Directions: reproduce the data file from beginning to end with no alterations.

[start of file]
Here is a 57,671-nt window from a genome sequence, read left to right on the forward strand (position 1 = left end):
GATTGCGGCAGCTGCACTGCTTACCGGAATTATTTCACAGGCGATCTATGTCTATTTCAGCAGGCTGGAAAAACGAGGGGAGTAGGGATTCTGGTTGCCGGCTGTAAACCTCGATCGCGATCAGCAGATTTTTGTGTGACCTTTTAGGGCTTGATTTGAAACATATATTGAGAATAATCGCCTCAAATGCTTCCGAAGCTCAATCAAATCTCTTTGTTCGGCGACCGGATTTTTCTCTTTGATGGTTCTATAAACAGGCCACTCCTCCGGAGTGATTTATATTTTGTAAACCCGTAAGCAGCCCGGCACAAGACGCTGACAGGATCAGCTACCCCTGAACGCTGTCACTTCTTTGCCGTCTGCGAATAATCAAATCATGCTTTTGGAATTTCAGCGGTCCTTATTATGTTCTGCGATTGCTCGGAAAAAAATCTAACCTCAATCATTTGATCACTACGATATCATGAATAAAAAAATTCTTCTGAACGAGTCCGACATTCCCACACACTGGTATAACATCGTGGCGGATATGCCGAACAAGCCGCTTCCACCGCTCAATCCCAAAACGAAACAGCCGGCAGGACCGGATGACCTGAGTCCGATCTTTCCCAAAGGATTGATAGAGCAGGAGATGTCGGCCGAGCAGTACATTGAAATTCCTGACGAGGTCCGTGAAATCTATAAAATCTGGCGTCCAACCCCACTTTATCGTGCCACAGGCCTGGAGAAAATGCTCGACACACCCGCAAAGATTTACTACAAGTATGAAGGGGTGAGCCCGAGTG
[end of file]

Here is a 57,671-nt window from a genome sequence, read left to right on the forward strand (position 1 = left end):
GATTGCGGCAGCTGCACTGCTTACCGGAATTATTTCACAGGCGATCTATGTCTATTTCAGCAGGCTGGAAAAACGAGGGGAGTAGGGATTCTGGTTGCCGGCTGTAAACCTCGATCGCGATCAGCAGATTTTTGTGTGACCTTTTAGGGCTTGATTTGAAACATATATTGAGAATAATCGCCTCAAATGCTTCCGAAGCTCAATCAAATCTCTTTGTTCGGCGACCGGATTTTTCTCTTTGATGGTTCTATAAACAGGCCACTCCTCCGGAGTGATTTATATTTTGTAAACCCGTAAGCAGCCCGGCACAAGACGCTGACAGGATCAGCTACCCCTGAACGCTGTCACTTCTTTGCCGTCTGCGAATAATCAAATCATGCTTTTGGAATTTCAGCGGTCCTTATTATGTTCTGCGATTGCTCGGAAAAAAATCTAACCTCAATCATTTGATCACTACGATATCATGAATAAAAAAATTCTTCTGAACGAGTCCGACATTCCCACACACTGGTATAACATCGTGGCGGATATGCCGAACAAGCCGCTTCCACCGCTCAATCCCAAAACGAAACAGCCGGCAGGACCGGATGACCTGAGTCCGATCTTTCCCAAAGGATTGATAGAGCAGGAGATGTCGGCCGAGCAGTACATTGAAATTCCTGACGAGGTCCGTGAAATCTATAAAATCTGGCGTCCAACCCCACTTTATCGTGCCACAGGCCTGGAGAAAATGCTCGACACACCCGCAAAGATTTACTACAAGTATGAAGGGGTGAGCCCGAGTG